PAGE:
maggiekb — 2013-10-09T11:14:36-04:00 — #1
chickied — 2013-10-09T11:59:55-04:00 — #2
The findings make sense to me. I get uncontrollably tired whenever there is a hurricane on its way. I figured out a while back that this is due to the unusually low pressure associated with these storms. I have sensitive hearing and somehow whatever mechanism accounts for my acute hearing also seems to respond to low pressure. Other people do not seem to get tired from low pressure the way I do and seem to think I'm a bit crazy for needing to conk out in the middle of every tropical storm and hurricane. I'm not sure how the whole inner ear pressure thing might make me sleepy, but sometimes I notice a full feeling in my ears when I am tired.
mela — 2013-10-09T13:22:19-04:00 — #3
This is most interesting! My son suffered sudden cardiac arrest and died at the age of 10 yrs old. He had many ear infections and started stuttering (there is no known cause for stuttering) approximately a year and a half before his death. Many SIDS cases have been found to be related to an undetected heart condition, such as Long QT Syndrome.
mister44 — 2013-10-09T22:08:38-04:00 — #4
While I don't know if it will really protect against SIDS, if one is worried about it, I suggest the Angel Care monitor. It has this sensor plate you place under the crib. it can sense when your baby stops breathing and will alert you. One draw back is when you take your baby out to feed it or what not, and in your zombie state you don't turn off the monitor, so just as you walk down the hall it starts to beep at you.
Still I know Maggie is going to be a new mom, and I'm sure there are others out there. My wife is one of those worrier types and this device allowed some piece of mind.
skore_de — 2013-10-10T06:29:29-04:00 — #5
It depends, though, on what kind of "worrier type" a person is. For some people, increased ability to monitor just creates a vicious cycle where you never really stop worrying, especially because there is a whole industry offering endless solutions to monitor more and more stuff.
I don't know your wife, obviously, so I cannot say whether this would apply to her, but to me, being a parent is partly about learning to deal with being worried and then finding ways to stop worrying. Whenever I see one of Maggies posts come up and it's yet another "thing you can be worried about as a fresh or soon-to-be parent" (tm), I sometimes wonder whether she lets herself worry too much.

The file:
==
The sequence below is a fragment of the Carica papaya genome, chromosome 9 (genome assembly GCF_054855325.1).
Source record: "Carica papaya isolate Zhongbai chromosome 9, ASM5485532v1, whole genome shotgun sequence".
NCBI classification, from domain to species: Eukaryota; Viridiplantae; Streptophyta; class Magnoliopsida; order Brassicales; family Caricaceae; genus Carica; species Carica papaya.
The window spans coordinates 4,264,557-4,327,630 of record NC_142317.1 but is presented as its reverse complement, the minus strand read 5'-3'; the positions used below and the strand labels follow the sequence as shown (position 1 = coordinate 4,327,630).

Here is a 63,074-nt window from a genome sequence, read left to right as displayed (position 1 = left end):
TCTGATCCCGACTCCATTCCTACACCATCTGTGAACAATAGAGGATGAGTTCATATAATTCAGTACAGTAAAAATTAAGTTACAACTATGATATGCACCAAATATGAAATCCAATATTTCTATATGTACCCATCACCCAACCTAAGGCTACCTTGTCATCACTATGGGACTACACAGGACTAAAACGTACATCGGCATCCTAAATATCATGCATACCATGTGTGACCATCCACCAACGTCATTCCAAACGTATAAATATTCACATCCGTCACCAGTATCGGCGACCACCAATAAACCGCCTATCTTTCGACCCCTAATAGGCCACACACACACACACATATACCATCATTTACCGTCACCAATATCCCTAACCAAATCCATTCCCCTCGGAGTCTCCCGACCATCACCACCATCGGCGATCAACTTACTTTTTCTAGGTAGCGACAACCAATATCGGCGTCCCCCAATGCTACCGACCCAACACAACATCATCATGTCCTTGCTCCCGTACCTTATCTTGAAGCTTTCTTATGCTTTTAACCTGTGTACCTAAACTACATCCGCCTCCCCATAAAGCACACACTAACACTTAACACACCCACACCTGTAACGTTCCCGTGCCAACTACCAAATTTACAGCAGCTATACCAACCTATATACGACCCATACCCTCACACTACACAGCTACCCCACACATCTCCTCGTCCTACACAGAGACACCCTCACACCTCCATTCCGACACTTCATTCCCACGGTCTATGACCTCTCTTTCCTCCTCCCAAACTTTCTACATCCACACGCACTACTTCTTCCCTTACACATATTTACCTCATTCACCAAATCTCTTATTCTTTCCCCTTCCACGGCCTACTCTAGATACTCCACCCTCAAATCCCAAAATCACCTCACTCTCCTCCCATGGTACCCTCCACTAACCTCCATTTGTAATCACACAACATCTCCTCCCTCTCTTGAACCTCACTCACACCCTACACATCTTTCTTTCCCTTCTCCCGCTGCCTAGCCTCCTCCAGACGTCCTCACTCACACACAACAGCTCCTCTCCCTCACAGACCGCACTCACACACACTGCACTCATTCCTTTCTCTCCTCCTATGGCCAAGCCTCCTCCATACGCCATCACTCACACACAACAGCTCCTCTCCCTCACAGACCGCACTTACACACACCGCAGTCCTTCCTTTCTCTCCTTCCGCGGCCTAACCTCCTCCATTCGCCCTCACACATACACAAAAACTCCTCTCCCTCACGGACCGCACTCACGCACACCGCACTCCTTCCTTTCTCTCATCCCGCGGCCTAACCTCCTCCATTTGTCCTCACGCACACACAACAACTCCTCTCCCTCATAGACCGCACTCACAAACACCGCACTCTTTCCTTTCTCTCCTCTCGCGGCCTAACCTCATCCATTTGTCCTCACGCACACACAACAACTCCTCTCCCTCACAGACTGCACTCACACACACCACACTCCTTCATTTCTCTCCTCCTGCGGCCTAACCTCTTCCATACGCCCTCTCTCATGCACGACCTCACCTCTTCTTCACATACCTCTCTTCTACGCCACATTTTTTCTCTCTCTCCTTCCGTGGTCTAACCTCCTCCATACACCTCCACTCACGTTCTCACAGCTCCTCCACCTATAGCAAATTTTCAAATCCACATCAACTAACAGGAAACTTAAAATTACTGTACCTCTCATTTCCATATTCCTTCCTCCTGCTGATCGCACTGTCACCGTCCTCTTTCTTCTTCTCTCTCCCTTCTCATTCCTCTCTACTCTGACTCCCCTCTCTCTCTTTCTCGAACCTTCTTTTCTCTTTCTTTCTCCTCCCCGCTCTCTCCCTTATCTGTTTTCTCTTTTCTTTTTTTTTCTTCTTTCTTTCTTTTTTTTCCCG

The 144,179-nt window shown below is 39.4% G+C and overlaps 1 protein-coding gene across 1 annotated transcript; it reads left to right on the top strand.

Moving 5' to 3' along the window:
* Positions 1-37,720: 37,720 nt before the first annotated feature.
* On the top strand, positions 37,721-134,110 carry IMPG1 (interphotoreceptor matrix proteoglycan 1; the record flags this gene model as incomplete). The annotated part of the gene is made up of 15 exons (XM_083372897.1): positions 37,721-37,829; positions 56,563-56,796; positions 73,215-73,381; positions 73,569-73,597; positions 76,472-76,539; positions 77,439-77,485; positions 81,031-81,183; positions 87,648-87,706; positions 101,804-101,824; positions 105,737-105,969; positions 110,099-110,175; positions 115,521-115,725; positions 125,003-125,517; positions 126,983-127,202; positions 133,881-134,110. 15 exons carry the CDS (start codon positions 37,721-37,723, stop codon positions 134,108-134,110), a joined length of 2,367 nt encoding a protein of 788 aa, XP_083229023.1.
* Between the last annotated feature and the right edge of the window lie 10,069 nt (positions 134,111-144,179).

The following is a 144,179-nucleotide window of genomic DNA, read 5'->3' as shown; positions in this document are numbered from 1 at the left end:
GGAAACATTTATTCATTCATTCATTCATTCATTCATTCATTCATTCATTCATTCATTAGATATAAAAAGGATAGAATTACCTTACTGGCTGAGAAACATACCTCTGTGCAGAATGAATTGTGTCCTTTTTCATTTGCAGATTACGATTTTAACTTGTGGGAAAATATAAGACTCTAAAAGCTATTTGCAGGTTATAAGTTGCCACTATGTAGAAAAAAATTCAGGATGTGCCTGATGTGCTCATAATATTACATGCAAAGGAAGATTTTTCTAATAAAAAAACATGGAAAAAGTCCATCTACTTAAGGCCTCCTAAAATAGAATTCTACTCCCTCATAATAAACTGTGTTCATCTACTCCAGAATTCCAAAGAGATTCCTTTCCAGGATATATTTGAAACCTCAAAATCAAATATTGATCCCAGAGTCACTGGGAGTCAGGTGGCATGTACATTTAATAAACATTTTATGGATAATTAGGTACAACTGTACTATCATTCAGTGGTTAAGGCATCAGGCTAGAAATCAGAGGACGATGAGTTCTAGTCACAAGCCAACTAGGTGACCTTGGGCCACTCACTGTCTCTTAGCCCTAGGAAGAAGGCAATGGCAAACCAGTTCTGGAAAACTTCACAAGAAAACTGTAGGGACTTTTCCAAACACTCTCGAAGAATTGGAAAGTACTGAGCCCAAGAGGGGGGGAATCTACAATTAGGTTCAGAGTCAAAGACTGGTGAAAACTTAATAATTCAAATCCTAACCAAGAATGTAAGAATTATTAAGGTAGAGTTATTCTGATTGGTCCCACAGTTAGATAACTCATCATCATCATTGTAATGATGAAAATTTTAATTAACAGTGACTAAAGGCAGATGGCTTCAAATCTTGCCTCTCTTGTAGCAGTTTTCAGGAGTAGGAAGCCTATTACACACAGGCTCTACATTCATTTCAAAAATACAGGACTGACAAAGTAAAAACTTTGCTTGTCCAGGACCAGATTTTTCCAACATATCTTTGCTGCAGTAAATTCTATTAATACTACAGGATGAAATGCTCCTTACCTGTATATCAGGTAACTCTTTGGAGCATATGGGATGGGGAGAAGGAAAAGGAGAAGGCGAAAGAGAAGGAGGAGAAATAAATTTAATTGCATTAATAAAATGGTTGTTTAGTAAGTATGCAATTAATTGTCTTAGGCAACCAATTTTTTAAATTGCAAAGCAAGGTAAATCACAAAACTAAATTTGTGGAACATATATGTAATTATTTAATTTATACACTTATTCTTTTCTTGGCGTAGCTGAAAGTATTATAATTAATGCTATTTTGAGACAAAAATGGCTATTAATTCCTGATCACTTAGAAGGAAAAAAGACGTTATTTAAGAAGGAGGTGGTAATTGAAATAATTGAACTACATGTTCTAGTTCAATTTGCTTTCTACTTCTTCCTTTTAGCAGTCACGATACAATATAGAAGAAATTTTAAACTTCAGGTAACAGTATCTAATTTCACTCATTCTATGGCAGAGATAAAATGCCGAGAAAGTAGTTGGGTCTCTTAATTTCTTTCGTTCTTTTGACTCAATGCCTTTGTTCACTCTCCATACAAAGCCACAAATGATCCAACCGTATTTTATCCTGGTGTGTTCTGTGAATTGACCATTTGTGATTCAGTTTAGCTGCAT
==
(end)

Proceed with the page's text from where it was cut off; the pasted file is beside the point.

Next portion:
In some aspects, being a parent just plain fucking sucks. It's terrifying as hell. You give your entire heart to the most wonderful little being and the world pretty much does nothing but try to kill it, constantly. And then it grows older and chases danger after danger, as though it was trying to bait all those terrible things for attention. You have to find your level of numbed comfort with the potential horrors, because at the end of the day, mostly what kills children (aside from plain old disesase) is just bad luck. There are tons of things that nobody can be prepared for and that you shouldn't try preparing for because you'd never ever succeed.
Being a parent (again: to me) is about making a decision on what to worry about. Monitoring something that you're worried about means that you may have found a way to cope, but it does not necessarily mean you have stopped worrying. At some point, you need to stop worrying or else it will eat you alive.
So: If you start monitoring something, always do so with the intent of, some day, stopping to monitor.
bradgall — 2013-10-10T22:33:56-04:00 — #6
When ever the SIDS comes up I always think back to this story I heard on NPR.
maggiekb — 2013-10-14T11:14:41-04:00 — #7
This topic was automatically closed after 5 days. New replies are no longer allowed.